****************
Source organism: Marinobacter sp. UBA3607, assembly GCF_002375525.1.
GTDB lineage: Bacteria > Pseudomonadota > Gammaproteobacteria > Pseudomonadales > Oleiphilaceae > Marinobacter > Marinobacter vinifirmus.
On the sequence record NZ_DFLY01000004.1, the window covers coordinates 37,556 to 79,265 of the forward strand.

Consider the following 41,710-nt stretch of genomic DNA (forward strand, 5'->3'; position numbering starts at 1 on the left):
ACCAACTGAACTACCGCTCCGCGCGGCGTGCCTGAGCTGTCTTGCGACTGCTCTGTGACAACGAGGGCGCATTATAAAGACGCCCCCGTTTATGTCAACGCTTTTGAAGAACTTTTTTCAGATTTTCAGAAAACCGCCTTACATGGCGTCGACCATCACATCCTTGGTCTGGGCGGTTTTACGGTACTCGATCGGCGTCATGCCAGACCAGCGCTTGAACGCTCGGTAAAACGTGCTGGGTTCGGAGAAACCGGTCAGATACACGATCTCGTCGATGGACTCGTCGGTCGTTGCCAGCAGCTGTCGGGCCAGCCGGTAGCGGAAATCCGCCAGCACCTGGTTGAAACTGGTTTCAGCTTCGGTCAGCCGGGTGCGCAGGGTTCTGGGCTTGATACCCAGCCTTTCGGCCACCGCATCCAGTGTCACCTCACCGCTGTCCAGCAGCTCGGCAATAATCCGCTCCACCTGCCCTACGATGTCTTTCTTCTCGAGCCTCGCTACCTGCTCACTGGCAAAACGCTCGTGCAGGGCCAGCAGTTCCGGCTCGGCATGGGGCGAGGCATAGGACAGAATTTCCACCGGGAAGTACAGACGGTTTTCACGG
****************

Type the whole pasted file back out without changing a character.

Source organism: Marinobacter sp. UBA3607, assembly GCF_002375525.1.
GTDB lineage: Bacteria > Pseudomonadota > Gammaproteobacteria > Pseudomonadales > Oleiphilaceae > Marinobacter > Marinobacter vinifirmus.
On the sequence record NZ_DFLY01000004.1, the window covers coordinates 37,556 to 79,265 of the forward strand.

Consider the following 41,710-nt stretch of genomic DNA (forward strand, 5'->3'; position numbering starts at 1 on the left):
ACCAACTGAACTACCGCTCCGCGCGGCGTGCCTGAGCTGTCTTGCGACTGCTCTGTGACAACGAGGGCGCATTATAAAGACGCCCCCGTTTATGTCAACGCTTTTGAAGAACTTTTTTCAGATTTTCAGAAAACCGCCTTACATGGCGTCGACCATCACATCCTTGGTCTGGGCGGTTTTACGGTACTCGATCGGCGTCATGCCAGACCAGCGCTTGAACGCTCGGTAAAACGTGCTGGGTTCGGAGAAACCGGTCAGATACACGATCTCGTCGATGGACTCGTCGGTCGTTGCCAGCAGCTGTCGGGCCAGCCGGTAGCGGAAATCCGCCAGCACCTGGTTGAAACTGGTTTCAGCTTCGGTCAGCCGGGTGCGCAGGGTTCTGGGCTTGATACCCAGCCTTTCGGCCACCGCATCCAGTGTCACCTCACCGCTGTCCAGCAGCTCGGCAATAATCCGCTCCACCTGCCCTACGATGTCTTTCTTCTCGAGCCTCGCTACCTGCTCACTGGCAAAACGCTCGTGCAGGGCCAGCAGTTCCGGCTCGGCATGGGGCGAGGCATAGGACAGAATTTCCACCGGGAAGTACAGACGGTTTTCACGG